Fernandina and Isabela Islands

Mar 05, 2018 - National Geographic Endeavour II


Today we watched the sunrise as we navigated through the Bolivar Canal looking for whales. This area of Galapagos sits between the two youngest islands and is bathed by the Crownwell Current, which upwells from the west and brings phosphates and nitrates to the surface acting as fertilizer and making these waters the richest of Galapagos. Fish is so abundant that cormorants stopped flying and we have a new species called the flightless cormorant found only here in the whole world.

After breakfast, we visited Punta Espinosa where we walked on lava and saw the largest concentration of marine iguanas to be found anywhere in the planet. Soon after the visit, we snorkeled with turtles and marine iguanas. In the afternoon, we visited Punta Vicente Roca on Isabela Island where we took a zodiac ride along the shore. Later we navigated to the equatorial line for a little ceremony while tasting wine. A perfect day in paradise ends.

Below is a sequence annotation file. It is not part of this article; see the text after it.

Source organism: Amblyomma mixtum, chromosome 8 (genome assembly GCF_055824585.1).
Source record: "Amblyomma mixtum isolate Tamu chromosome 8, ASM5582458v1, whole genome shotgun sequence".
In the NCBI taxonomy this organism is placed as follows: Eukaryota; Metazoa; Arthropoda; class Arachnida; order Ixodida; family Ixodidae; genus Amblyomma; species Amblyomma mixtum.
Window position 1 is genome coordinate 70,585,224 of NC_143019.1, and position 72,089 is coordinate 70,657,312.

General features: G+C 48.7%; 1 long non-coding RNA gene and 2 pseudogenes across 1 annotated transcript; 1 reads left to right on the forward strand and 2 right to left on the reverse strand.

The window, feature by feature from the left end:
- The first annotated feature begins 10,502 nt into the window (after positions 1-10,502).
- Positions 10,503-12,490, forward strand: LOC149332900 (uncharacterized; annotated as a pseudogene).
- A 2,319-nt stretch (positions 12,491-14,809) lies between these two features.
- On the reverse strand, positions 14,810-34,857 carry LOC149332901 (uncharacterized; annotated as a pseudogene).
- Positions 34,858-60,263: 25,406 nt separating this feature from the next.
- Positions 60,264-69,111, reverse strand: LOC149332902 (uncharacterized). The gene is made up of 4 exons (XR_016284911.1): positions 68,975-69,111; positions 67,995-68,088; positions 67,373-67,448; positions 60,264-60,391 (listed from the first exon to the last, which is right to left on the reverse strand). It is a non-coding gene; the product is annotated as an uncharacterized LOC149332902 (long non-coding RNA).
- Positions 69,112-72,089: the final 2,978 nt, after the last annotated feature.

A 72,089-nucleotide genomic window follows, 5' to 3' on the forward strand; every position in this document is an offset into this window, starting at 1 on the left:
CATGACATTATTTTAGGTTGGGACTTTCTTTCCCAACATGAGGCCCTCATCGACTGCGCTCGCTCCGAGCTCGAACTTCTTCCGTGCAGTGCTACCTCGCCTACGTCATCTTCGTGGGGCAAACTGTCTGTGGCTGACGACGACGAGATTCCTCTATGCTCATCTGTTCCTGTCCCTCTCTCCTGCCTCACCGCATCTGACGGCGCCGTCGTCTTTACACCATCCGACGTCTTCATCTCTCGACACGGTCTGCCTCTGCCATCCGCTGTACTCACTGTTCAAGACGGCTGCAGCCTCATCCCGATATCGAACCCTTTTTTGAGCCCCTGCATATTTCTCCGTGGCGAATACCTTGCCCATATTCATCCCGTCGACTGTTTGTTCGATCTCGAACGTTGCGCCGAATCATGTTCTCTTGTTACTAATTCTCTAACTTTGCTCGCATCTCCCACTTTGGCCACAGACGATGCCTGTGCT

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About the Author

Fabian Bucheli

Naturalist

Fabian Bucheli studied at the German School in Quito, graduated from the University of California with a bachelor of science in administration, and earned a master’s degree in international management from Thunderbird School of Global Management in Arizona. He has studied in Germany, France, Belgium, and Austria and is fluent in German, French, English, and Spanish. He has always been in love with nature and conservation. Explaining abstract concepts became second nature as a teaching assistant in biodiversity and evolution (University of Nevada, Las Vegas) while working towards a PhD in environmental risk management.

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